Stogsdill well ahead of Hughes in House District 21 race; incumbents Rooker, Clayton, Ousley have commanding leads with results still incomplete

Jerry Stogsdill talks with former county commissioner Ed Peterson Tuesday night.
Jerry Stogsdill talks with former county commissioner Ed Peterson Tuesday night.

Democrat Jerry Stogsdill appears well on his way to capturing the Kansas House seat vacated by Barbara Bollier. Stogsdill is leading Republican Dorothy Hughes by a margin of 55 to 45 percent Wednesday morning in House District 21.

Only 11 of the 19 precincts are included in that vote count. In the advance in person vote, Stogsdill had recorded at lead of more than 1,000 votes of the 5,800 votes cast.

“I heard from Democrats and Republican alike that they were scared for our schools,” Stogsdill said Tuesday night after the advance vote was released. People he met while campaigning door-to-door, he said, “seemed to appreciate my experience in education and economic development.”

“Dorothy ran a good campaign. She’s going to be making a contribution in Kansas (in the future),” Stogsdill said. “I look forward to working with Democrats and Republicans. We are not going to have good economic development in Kansas unless we have excellent schools. That was lot on the last legislature.”

Update: With 100 percent of precincts reporting, Stogsdill has 7,193 votes (55 percent) to 5,964 for Hughes (45 percent).

House District 19
Incumbent Republican Stephanie Clayton had taken nearly 60 percent of the vote in her bid to return to the Kansas Legislature. Democrat Elizabeth Meitl had 35 percent of the vote and Libertarian John Taube had 5 percent. Only 6 of the 21 precincts in the district were complete in the morning vote count, but more than 10,000 votes were counted thanks to the advance vote in person. Clayton held a lead of approximately 2,600 votes.

“For me, personally, this was one of the most dignified, clean and good honest campaigns I’ve ever had the priviledge to run in. My opponents are wonderful people and it was a pleasure,” Clayton said Tuesday.

Budget, discontent with the executive branch, and school funding were issues she heard about the most, in that order, she said.

“(I am) very excited about the colleagues I’ll be going to Topeka with,” Clayton said. Four years ago when I was elected, it was just Barbara Bollier, Melissa Rooker, Kay Wolf and I representing northeast Johnson County and our values in the House. Now we have seen an extension of that coming to the rest of Johnson County. I think northeast Johnson County and the things we care about, we have much better chances to get positive results and I’ve never been more excited to get back to work.”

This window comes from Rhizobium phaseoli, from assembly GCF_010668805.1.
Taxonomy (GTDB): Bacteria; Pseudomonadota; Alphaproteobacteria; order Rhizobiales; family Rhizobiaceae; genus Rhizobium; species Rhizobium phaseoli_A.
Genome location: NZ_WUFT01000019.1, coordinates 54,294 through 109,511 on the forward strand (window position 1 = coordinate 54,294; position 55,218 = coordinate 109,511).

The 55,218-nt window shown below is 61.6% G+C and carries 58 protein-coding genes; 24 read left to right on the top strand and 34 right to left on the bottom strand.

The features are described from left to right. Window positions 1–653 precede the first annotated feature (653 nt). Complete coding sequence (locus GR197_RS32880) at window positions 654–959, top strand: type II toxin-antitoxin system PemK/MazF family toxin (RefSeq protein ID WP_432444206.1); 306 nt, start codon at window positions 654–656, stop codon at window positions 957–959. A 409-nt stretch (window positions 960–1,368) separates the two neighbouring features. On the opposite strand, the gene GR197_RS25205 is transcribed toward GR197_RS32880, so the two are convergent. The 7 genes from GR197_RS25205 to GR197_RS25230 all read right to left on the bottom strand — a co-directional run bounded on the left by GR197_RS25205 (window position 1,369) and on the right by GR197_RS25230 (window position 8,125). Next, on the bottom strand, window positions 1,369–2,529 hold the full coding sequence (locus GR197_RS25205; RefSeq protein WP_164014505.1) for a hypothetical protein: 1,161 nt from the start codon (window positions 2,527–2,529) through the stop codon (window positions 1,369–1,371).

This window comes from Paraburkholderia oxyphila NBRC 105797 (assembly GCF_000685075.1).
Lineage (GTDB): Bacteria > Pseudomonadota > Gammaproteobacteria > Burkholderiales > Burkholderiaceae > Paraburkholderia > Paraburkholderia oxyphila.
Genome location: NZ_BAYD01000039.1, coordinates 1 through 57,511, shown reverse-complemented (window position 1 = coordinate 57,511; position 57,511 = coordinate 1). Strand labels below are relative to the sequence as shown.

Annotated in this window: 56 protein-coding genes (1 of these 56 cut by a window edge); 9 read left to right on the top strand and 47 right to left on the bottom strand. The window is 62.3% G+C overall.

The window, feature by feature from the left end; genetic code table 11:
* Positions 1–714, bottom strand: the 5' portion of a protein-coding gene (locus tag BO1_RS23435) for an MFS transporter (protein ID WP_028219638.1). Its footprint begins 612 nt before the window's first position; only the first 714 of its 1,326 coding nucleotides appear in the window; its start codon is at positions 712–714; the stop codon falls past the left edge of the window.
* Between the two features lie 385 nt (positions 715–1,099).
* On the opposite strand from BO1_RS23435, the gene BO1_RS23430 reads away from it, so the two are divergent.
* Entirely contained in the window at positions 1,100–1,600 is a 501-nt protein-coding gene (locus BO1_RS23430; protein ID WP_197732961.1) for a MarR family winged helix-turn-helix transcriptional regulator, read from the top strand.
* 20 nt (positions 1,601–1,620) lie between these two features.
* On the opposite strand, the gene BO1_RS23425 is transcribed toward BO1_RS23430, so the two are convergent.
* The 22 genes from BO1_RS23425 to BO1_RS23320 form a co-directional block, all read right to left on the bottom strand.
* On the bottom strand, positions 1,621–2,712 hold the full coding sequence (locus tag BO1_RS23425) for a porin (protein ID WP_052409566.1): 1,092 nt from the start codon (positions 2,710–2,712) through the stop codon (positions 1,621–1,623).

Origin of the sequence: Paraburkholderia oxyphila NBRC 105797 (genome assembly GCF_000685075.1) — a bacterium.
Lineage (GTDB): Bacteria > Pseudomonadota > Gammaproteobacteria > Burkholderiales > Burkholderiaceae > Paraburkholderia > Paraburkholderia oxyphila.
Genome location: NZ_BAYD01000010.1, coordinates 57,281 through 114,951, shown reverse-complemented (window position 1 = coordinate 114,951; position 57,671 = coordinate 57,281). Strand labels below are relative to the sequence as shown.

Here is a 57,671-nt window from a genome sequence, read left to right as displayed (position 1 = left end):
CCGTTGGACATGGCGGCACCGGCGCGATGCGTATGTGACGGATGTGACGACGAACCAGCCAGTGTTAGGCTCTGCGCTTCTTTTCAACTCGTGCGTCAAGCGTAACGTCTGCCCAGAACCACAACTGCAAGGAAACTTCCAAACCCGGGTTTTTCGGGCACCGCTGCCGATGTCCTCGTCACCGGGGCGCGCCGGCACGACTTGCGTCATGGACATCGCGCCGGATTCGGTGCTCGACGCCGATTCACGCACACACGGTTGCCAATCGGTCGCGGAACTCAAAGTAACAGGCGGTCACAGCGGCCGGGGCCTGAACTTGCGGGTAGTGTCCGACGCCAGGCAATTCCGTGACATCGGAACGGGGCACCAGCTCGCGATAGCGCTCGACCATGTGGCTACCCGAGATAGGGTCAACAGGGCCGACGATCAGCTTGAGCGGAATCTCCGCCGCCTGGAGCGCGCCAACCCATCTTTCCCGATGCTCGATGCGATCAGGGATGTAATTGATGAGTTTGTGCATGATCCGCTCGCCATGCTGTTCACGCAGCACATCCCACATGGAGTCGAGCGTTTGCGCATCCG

Update: With 100 percent of precincts reporting, Clayton had 8,139 (60 percent)votes to 4,539 (33 percent) for Meitl and 779 for Taube.

House District 24
Democrat Jarrod Ousley had more than 61 percent of the vote over Republican Rob Johnson. Ousley was first elected to the seat two years ago and said Tuesday he now had a track record with voters. He said he was “pretty happy” with the way the campaign had gone this year. Only half of the precincts are complete, but Ousley was leading by more than 1,800 votes with 7,895 counted.

Johnson had run an active campaign against Ousley, but the Democrat enjoyed a number of endorsements in the pro-education community.

Update: With 100 percent of precincts reporting, Ousley has 6,008 votes (60 percent) to 3,938 votes for Johnson (40 percent).

House District 25
Republican incumbent Melissa Rooker had nearly 60 percent of the vote over Democrat Matt McCann with 30 of the 35 precincts complete and a large advance vote counted. Rooker’s lead was nearly 2,500 votes with more than 12,000 counted. That count should safely return Rooker to her House seat. McCann’s campaign was not visible to many of the residents in District 25 as the election neared.

“I really found a great deal of support in the district for the work I’ve been doing,” Rooker said Tuesday night.

“I think we have the opportunity to get leadership in place that will reflect far greater respect for the proper process. And by putting the process back in order, I think we can get to better outcomes by finding consensus. The process involves public comment and open meetings and robust debate on the floor. Being able to shape legislation in that manner ultimately leads to a healthier outcome.”

Update: With 100 percent of precincts reporting, Rooker had 7,731 votes (59 percent) to 5,318 for McCann (41 percent).

Melissa Rooker, center in glasses, checked early results Tuesday with supporters.
Melissa Rooker, center in glasses, checked early results Tuesday with supporters.